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I went through this awhile back when I wanted to build a true (Revell) 55 Chev 2dr sedan. I googled questions about interchange of parts like roofs, doors and windshields, between the trichevies. If I remember 55 and 56 share more body parts. 57 chevys have a lower cowl so things like windshields are different from 55 and 56.I believe regular wagons use sedan doors and windshields so the Revell 56 sedan doors and roof height would give you a proper reference. It might be easier to use the 56 Delray as the basis and add the Nomad roof.Of course , you have to fill in the grooves and make door frames etc. All in all, a lot of work either way.I'm not 100% sure on the wagon thing as I was more interested in a 55 sedan using thee 56 sedan. The first thing I always look for when doing a conversion for is interchange of parts within a line. Its nice with The Reveille trichevies they are tooled similarly. One other thing I recall is 55 and 56 frames interchange but 57 frames are different in the front frame horn area. Anyway, just google a specific question like "does a 56 2dr sedan windshield (or door) interchange with a 56 4r wagon and you usually will be routed to a Trichevy forum where they always have someone discussing. If I can use existing kit parts I'm further ahead.Hope this helps.

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Sorry for the errors in spelling and punctuation but I hope you get the idea. I can't type so I don't post much and it takes me so long that I want to get rid of the post. Thanks

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Thanks for the replies guys. After a LOT of searching, I got the specific measurements I needed. Yup, this will be a lot of work to convert the 56 Nomad to a 4 door wagon, but I am sure it will be worth it to see Jasons' face when it shows up on the dash of his real car!

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(PS Bill! You gonna be at NNL East this year? If so, let's hook up!)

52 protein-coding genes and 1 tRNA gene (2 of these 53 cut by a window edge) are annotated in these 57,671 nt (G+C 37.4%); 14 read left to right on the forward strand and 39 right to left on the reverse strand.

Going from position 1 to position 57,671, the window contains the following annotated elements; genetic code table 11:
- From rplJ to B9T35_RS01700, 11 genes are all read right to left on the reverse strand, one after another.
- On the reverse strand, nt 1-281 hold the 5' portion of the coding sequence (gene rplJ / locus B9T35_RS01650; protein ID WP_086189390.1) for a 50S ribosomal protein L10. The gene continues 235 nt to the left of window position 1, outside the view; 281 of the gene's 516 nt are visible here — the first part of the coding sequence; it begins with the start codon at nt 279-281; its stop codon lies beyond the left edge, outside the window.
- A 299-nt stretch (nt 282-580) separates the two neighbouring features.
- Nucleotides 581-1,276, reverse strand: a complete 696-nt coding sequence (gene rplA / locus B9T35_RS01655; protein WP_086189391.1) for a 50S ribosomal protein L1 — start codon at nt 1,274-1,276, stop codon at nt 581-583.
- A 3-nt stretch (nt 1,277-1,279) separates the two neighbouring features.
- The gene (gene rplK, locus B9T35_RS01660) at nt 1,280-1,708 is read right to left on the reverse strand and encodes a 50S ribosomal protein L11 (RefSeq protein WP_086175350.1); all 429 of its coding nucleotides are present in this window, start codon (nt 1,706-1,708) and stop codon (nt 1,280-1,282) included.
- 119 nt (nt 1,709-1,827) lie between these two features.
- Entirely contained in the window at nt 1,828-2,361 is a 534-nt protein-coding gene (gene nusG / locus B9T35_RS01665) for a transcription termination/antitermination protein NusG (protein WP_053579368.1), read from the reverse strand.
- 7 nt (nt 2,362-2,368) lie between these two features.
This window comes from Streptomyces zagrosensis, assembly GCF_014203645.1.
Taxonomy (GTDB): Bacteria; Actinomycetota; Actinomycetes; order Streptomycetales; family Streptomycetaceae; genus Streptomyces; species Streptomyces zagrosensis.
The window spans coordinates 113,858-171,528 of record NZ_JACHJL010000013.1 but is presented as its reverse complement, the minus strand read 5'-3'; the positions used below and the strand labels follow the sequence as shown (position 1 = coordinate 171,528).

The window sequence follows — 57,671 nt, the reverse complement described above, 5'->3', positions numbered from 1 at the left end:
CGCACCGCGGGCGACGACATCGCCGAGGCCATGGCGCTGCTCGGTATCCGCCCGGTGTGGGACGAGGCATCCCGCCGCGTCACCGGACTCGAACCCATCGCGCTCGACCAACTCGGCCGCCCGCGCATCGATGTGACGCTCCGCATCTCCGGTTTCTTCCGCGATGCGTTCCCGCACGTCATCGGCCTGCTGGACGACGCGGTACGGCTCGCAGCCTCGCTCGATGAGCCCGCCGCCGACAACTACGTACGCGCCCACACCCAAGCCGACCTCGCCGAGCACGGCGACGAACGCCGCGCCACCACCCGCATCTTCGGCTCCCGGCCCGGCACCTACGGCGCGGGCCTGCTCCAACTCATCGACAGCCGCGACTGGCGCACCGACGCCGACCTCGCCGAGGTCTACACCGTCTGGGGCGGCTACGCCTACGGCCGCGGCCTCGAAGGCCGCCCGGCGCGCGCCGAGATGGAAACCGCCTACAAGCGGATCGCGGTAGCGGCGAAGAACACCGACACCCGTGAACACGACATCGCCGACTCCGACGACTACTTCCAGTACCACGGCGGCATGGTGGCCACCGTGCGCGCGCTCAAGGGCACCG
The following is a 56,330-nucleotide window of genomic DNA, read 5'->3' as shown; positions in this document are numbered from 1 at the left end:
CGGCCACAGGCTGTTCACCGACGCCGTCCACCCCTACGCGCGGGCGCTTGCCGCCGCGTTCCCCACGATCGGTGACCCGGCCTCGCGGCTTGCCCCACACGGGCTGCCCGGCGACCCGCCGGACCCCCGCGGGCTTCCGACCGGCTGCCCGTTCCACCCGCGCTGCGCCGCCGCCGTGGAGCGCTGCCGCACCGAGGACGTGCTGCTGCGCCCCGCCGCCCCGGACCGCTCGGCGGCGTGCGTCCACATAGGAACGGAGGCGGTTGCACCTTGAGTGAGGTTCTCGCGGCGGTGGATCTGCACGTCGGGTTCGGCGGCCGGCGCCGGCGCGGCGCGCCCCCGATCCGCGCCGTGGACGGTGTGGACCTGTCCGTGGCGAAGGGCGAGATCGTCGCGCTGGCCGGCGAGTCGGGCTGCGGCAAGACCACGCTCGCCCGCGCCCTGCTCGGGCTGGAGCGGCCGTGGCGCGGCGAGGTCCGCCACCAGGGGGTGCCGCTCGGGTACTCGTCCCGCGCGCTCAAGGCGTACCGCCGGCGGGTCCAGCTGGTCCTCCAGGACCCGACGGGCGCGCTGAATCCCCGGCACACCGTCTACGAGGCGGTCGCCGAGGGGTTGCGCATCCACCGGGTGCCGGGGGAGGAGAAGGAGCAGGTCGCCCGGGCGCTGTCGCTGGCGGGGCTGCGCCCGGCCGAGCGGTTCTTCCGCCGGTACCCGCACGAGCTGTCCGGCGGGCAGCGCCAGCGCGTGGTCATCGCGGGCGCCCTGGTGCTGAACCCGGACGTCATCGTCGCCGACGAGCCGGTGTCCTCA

Hi Art!

No, I won't be able to go this time around..................had something else planned that day that takes precedence. B)

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I went through this awhile back when I wanted to build a true (Revell) 55 Chev 2dr sedan. I googled questions about interchange of parts like roofs, doors and windshields, between the trichevies. If I remember 55 and 56 share more body parts. 57 chevys have a lower cowl so things like windshields are different from 55 and 56.I believe regular wagons use sedan doors and windshields so the Revell 56 sedan doors and roof height would give you a proper reference. It might be easier to use the 56 Delray as the basis and add the Nomad roof.

If the Revell '56 Del Ray is considered a Sedan (and I think it is, since it's no Hardtop nor Convertible), is the roof height correct? Has anyone measured and verified this? Being the only Tri Five sedan kit Revell has released, and based on Dennis' comments regarding the differences between '55-'56s and '57s, the '56 Del Ray sounds like it would be the best kit-based donor for the windshield surround and windshield for a '55-'56 wagon (Nomads not considered wagon for the sake of this discussion, just to be clear). Not sure how accurate AMT's '55 Bel Air Sedan is, though...I would guess most people would prefer to use a newer Revell based kit if possible.

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OK,

first car - 1956 210 Handyman -

Revell's 1956 Del Ray is where you want to start for the body. The Del Ray is simply a regualr 210 series two-door sedan with a "family duty" intereior if I remember the GM brochures correctly and Del Ray is a really cool name. The sedans and the regular wagons share the same windshield and doors - identical! As noted in the earlier posts, the Nomads/hardtops/convertibles have a two inch shorter windshield as well as the hardtop window openings.

Model Haus gets it right (again) - the roof height on their 55-57 wagons and sedan deliveries is correct. I've seen another 1956 2-door wagon resin body that was mastered off the Nomad and that roof is little low - but nice if you're looking for a chopped top.

In all cases, the two door door is longer than the front door on a four door. On the wagons, the rear curved quarter glass on a four door wagon is longer then the rear curved quarter glass on a two door - note the position of the glass divider/end of the rear door. The roof on the regluar wagon is longer than a Nomad, and the tailgate is a different shape - not just the trim. As mentioned above, a lot of work to do a conversion.

A Nomad kit is also required... The wagon and Nomad chassis are the same - The sedan/hardtops have a differernt fuel tank shape and location than the wagons. Wagons and Nomads use the same rear bumpers with the license plate on the bumper.

hope this helps

Edited by Muncie

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hope this helps

It does, thank you. :)